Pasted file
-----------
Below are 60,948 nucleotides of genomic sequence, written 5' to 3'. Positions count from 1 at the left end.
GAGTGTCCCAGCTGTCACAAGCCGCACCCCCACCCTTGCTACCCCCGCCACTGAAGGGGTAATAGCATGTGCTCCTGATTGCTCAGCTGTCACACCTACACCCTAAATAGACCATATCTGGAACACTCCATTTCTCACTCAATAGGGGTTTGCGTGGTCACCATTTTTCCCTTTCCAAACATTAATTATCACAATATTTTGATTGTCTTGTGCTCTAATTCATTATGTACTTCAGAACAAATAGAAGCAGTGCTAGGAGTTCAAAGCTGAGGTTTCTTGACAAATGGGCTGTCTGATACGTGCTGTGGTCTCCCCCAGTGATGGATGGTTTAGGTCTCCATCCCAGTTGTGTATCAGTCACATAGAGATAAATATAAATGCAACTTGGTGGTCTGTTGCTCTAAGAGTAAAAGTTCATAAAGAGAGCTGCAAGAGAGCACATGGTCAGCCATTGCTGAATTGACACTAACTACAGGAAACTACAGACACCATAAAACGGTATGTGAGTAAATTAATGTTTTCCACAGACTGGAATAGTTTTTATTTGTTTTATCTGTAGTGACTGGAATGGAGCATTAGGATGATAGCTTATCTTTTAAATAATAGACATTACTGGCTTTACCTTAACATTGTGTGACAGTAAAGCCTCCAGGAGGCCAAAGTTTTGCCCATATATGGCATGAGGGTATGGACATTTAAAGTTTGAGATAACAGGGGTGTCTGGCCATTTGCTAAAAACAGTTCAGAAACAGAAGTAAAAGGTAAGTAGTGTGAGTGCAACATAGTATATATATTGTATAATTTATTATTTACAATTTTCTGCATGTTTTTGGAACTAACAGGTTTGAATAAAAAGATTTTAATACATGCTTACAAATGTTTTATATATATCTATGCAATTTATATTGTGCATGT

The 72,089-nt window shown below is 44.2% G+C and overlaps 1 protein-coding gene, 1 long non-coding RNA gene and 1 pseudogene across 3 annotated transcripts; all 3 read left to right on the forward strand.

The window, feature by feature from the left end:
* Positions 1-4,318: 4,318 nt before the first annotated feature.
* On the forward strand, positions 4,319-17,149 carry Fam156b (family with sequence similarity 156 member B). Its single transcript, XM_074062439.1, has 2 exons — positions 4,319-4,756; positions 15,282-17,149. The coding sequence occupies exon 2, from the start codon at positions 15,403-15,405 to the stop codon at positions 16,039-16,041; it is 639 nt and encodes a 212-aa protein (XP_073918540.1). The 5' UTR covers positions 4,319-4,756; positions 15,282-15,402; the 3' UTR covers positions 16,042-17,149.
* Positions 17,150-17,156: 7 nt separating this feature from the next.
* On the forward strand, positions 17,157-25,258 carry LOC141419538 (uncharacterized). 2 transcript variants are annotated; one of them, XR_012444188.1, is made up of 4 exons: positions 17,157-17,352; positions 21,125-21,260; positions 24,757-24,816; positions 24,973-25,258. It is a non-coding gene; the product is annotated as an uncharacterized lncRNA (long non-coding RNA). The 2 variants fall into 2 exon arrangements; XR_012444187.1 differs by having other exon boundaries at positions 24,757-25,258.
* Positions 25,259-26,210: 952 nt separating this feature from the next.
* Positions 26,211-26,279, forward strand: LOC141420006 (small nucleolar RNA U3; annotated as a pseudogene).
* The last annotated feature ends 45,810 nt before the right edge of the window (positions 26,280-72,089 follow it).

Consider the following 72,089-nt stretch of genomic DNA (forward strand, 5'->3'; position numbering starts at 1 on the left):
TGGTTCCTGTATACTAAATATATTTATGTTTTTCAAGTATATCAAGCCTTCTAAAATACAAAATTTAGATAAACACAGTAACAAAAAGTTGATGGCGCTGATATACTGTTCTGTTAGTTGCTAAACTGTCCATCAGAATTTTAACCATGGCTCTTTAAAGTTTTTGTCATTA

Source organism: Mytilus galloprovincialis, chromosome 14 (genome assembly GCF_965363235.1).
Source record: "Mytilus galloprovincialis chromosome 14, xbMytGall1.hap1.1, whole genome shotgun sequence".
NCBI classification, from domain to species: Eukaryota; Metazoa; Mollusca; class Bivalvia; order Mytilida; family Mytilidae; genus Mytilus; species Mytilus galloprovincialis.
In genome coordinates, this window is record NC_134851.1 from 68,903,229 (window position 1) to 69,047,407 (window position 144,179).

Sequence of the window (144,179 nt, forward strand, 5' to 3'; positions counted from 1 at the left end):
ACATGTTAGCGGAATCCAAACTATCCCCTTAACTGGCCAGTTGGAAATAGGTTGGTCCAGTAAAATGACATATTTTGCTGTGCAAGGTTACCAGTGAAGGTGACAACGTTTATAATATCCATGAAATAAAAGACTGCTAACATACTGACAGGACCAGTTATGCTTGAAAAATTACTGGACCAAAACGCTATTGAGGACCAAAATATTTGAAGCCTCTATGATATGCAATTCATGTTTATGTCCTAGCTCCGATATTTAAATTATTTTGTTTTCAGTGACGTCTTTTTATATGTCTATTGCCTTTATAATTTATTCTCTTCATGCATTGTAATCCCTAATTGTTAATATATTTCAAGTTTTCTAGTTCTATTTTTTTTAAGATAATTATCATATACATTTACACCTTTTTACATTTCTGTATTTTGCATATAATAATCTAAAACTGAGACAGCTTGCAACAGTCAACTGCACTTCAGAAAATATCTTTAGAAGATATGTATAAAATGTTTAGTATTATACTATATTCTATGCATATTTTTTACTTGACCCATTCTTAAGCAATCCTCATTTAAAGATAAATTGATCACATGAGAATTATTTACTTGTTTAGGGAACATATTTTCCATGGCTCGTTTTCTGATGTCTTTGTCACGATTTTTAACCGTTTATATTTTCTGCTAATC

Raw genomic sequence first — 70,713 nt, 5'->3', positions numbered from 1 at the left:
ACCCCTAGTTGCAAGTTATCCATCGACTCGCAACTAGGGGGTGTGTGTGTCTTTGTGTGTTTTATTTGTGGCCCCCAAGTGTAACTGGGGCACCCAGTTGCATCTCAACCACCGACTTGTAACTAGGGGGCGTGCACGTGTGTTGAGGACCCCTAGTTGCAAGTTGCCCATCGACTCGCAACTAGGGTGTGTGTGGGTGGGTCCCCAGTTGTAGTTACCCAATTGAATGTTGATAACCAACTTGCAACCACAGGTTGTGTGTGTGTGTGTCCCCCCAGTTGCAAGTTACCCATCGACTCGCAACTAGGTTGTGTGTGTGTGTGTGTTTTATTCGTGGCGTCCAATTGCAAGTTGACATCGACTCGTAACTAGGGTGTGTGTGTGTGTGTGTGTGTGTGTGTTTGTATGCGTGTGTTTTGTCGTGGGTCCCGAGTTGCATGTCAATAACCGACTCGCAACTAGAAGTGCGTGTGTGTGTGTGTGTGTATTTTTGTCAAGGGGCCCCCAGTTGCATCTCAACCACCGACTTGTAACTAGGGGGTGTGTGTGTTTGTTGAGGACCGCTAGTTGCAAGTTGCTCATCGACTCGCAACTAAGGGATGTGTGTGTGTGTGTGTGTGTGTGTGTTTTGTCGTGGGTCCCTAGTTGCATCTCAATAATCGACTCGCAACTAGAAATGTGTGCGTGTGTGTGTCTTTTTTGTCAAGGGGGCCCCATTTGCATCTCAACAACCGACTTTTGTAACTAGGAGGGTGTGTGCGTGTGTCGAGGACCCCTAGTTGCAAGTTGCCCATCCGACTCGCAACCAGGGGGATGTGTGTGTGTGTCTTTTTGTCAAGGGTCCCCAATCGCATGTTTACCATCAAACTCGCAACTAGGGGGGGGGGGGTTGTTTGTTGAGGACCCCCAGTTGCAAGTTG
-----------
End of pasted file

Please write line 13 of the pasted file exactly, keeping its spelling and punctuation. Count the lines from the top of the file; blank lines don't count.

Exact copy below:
TGGTTCCTGTATACTAAATATATTTATGTTTTTCAAGTATATCAAGCCTTCTAAAATACAAAATTTAGATAAACACAGTAACAAAAAGTTGATGGCGCTGATATACTGTTCTGTTAGTTGCTAAACTGTCCATCAGAATTTTAACCATGGCTCTTTAAAGTTTTTGTCATTA